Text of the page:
There comes the time, when you need support for your product. To save time, reduce questions and to speed up the whole support process, you as the initiator of a support case can do a lot.


Instead via email, open your ticket via the Support Portal

This gives you as the initiator a hand full of options, that you don't have via email.

  • You can add the product, component and version of the component, that you are having issues with. This reduces check backs with support.
  • After you selected your product, you receive articles that may help you to solve the problem by yourself. This can be a user guide or a qualified knowledge base article.
  • You can easily add people to the 'watchlist' of the ticket. They will be put in cc of every email, that comes in or goes out from the ticket. Put in your colleagues, business partner or Snow account manager to let them know, what is going on.
  • Set the impact and urgency to a correct level. This helps support to distinguish, which of your tickets deserves more attention than the other. You know best, what bothers you most.
  • You can track your open cases easily. In addition, you can see tickets of your colleagues as well. If they are on holiday or sick leave, you can jump in and work on their tickets, if you like.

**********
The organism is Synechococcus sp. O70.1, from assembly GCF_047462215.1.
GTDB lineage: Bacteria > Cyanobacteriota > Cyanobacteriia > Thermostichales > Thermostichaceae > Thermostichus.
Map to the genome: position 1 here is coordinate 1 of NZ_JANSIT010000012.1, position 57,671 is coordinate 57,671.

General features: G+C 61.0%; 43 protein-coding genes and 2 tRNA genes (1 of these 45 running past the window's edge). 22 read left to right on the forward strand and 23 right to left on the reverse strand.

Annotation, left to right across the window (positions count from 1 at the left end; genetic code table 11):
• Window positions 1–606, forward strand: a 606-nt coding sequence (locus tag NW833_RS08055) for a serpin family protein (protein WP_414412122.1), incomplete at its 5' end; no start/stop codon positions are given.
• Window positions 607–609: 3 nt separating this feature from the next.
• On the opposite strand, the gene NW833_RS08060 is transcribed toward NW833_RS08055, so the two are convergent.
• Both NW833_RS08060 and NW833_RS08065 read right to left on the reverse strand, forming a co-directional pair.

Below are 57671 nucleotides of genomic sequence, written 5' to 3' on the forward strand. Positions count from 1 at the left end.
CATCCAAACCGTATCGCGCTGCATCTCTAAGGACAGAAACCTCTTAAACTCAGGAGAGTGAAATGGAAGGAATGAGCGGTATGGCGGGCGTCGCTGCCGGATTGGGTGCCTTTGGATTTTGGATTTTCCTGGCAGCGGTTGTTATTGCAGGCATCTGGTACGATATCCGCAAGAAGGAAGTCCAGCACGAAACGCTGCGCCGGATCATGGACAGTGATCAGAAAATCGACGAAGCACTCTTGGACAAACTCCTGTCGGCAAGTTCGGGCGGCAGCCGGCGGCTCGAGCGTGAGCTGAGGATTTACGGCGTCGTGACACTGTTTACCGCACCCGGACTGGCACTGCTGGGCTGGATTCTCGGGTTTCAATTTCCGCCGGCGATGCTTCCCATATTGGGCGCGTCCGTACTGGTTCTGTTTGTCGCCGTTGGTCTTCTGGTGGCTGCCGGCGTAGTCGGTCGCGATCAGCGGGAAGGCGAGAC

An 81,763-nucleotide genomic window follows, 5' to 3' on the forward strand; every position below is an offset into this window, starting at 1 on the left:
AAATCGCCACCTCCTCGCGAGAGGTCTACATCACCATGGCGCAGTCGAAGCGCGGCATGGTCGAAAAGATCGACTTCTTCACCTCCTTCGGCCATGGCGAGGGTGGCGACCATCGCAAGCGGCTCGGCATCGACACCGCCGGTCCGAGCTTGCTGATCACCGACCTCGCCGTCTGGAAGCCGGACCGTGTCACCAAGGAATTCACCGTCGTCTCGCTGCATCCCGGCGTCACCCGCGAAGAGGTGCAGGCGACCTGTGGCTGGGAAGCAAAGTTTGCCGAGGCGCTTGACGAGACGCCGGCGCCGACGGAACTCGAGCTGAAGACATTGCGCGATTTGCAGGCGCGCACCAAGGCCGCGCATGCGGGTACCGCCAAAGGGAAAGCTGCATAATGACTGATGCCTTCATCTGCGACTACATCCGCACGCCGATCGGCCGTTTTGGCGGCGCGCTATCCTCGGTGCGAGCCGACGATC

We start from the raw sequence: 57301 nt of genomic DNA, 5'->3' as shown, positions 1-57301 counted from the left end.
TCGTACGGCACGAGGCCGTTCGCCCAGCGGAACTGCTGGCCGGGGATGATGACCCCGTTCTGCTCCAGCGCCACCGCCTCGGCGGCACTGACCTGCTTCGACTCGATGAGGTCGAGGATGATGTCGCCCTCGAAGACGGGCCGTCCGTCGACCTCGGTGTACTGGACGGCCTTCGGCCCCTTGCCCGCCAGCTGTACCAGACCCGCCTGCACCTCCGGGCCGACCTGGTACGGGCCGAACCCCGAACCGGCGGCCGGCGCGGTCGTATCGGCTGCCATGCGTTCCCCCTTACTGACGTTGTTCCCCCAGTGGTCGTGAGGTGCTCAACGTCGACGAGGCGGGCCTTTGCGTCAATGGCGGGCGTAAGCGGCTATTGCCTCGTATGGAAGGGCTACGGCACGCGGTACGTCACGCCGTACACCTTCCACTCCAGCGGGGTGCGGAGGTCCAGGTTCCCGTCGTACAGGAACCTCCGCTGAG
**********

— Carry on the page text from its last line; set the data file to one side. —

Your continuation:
Attach all relevant information

  • Logs are key. Attach as many logs, as you can find. If it is more than one log source, put them in different folders and name them wisely. Finally pack them as a zip archive and add them to the support case. Follow this guide to find the logs of your components.
  • When does your issue occur? Is it reproducible? The more information, the better.
  • Did anyone do any major changes prior to the issue? The earlier support knows, the faster your issue can be resolved.
  • How is your system setup? There are different sizings of Snow environments, depending on your total devices. Do you have a dedicated SQL server or a shared one? Do you have Snow License Manager and Snow Inventory running on the same server or on separate machines?


If you have any questions on this, please don't hesitate and comment this article.